Writing by Martha Loach, a member of Studenteer. Illustration by Isi Williams.
As we face seemingly insurmountable economic, environmental, social and cultural challenges, how can we harness our collective power to bring about change? Defined as a community united by shared interests, civil society is vital for fostering collaborative solidarity and individual empowerment.
A neoliberal mindset of ‘me’ over ‘we’ suffuses our societal relationships, etching deep fractures through our communities. Societal discord is exacerbated by financial precariousness associated with the gig economy (characterised by freelance or short-contract employment), the dismantling of the state and unaffordable living costs. Borders are hoisted between a perceived ‘us’ and ‘them’, whilst chasms open beneath our feet. Cultivating a harmonious society rooted in shared values and interests seems wildly utopian, yet it is all the more urgent and the disempowerment and disenchantment suffered by ordinary folk under existing systems of domination means that we are hungry for power.
Civil society incorporates all of us. By transcending the market and state, it is an opportunity for empowered bottom-up progress that excludes no one. By definition, we all have a valuable contribution to make to civil society. It has the potential to generate a radical, creative and necessary transformation that shifts power to communities and the individuals within them.
Civil society is not a series of philanthropic exercises that affix a plaster over the craters left by a dwindling state. It is a form of collective empowerment, a network of ordinary people, a tapestry of diverse groups committed to a better future. Civil society is therefore a distinctly political beast, but one that refuses to be restricted by parliamentary politics or constrained by Westminster elites.
The Coronavirus pandemic has exposed the inequalities that blot our society whilst simultaneously highlighting the positive capacity of community. The WHO Regional Office for Europe has long argued that resilient and supportive communities are a public health priority. Meanwhile, the Office for National Statistics (ONS) found that roughly two thirds of people felt that members of their community would support them if they needed help and over half had checked up on their neighbour. Whilst elements of a healthy civil society have emerged, this is perpetually jeopardised by intersectional inequality. The current juncture represents an opportunity for progressive change. We must nurture the positive glimmers of community and use them to tackle societal injustices.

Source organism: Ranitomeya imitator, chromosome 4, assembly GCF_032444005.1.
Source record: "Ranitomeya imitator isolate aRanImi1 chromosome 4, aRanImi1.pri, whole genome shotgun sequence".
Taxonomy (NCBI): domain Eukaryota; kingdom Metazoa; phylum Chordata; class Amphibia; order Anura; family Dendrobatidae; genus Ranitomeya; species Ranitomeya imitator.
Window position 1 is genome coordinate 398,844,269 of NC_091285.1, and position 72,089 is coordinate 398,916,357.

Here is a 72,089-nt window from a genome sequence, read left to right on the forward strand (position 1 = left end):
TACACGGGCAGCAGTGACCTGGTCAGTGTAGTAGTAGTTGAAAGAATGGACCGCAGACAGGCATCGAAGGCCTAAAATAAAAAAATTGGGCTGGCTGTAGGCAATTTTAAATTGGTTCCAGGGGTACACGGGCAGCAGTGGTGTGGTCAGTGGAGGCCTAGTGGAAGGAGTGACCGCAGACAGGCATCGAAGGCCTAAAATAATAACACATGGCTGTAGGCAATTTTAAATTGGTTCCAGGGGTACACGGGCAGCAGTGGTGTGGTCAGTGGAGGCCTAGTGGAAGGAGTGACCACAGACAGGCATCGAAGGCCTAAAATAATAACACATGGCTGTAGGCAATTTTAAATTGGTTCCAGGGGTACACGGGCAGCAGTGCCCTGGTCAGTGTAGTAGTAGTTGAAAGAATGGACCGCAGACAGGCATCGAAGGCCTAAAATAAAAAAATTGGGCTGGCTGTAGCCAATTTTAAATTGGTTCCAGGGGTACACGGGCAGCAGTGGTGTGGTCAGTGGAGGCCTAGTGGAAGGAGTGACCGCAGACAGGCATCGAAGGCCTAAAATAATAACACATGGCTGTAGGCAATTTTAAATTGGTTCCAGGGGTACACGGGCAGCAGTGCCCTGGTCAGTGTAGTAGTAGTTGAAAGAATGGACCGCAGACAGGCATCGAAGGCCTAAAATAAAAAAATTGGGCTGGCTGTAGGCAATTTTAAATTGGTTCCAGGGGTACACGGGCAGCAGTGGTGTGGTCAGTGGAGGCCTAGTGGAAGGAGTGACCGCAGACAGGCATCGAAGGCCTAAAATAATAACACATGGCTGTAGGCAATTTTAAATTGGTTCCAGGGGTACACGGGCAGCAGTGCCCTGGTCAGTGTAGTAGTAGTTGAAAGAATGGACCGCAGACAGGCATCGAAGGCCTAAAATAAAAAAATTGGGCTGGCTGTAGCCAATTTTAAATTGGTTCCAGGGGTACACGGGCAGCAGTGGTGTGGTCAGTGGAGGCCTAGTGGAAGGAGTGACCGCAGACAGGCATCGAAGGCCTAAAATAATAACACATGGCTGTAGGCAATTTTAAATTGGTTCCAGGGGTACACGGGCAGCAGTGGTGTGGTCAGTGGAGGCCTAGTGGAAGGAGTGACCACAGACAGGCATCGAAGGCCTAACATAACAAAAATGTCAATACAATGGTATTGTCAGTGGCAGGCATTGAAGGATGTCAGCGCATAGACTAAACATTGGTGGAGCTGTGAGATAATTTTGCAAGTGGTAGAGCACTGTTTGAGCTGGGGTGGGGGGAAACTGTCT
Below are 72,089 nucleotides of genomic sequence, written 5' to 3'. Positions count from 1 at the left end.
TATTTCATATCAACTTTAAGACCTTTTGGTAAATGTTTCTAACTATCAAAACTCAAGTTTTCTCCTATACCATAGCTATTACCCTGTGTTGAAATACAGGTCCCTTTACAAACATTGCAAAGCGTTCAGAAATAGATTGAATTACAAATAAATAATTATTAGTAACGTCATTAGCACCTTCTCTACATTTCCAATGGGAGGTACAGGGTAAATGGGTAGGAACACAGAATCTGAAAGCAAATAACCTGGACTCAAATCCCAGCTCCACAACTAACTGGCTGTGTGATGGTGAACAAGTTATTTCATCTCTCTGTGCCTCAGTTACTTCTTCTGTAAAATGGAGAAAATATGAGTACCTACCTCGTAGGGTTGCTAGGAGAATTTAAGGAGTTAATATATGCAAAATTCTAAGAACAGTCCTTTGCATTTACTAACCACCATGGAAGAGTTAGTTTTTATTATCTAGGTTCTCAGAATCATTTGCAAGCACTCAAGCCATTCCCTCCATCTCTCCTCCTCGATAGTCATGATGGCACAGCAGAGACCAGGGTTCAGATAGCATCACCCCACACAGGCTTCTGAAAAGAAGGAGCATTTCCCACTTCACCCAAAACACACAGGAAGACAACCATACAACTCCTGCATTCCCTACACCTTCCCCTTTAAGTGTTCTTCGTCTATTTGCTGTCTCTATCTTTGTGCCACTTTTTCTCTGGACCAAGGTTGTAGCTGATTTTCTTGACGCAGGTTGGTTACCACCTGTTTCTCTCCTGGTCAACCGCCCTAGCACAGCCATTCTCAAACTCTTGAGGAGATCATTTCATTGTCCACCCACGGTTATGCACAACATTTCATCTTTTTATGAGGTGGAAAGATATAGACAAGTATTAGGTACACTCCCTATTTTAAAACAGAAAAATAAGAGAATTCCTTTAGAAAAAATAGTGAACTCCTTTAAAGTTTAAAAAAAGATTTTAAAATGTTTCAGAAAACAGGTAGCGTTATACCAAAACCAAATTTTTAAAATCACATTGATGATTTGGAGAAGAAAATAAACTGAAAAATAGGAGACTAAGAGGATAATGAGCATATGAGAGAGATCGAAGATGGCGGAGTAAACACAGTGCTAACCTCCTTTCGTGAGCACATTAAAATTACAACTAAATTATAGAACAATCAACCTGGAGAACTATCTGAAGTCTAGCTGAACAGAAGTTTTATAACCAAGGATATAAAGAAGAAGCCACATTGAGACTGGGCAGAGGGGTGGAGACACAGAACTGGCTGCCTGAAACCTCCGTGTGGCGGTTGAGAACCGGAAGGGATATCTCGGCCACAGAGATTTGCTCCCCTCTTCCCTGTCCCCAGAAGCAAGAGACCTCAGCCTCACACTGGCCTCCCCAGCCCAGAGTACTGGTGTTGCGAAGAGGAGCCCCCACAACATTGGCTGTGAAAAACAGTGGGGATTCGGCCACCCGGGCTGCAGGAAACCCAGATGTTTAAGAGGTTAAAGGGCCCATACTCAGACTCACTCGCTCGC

Whilst civil society may appear elusive, it can be nurtured through simple actions. Volunteering, for example, epitomises how civil society simultaneously empowers the individual and supports communities. Young people especially can develop crucial skills whilst making valuable contributions to civil society organisations. To illustrate this with a personal anecdote, this summer I have relished working for Studenteer, a CIC that connects students and recent graduates with remote volunteering placements. If you wish to heal the wounds of inequality and strive for a more just future through collective action then I implore you to engage with civil society organisations. And Studenteer is a wonderful place to start!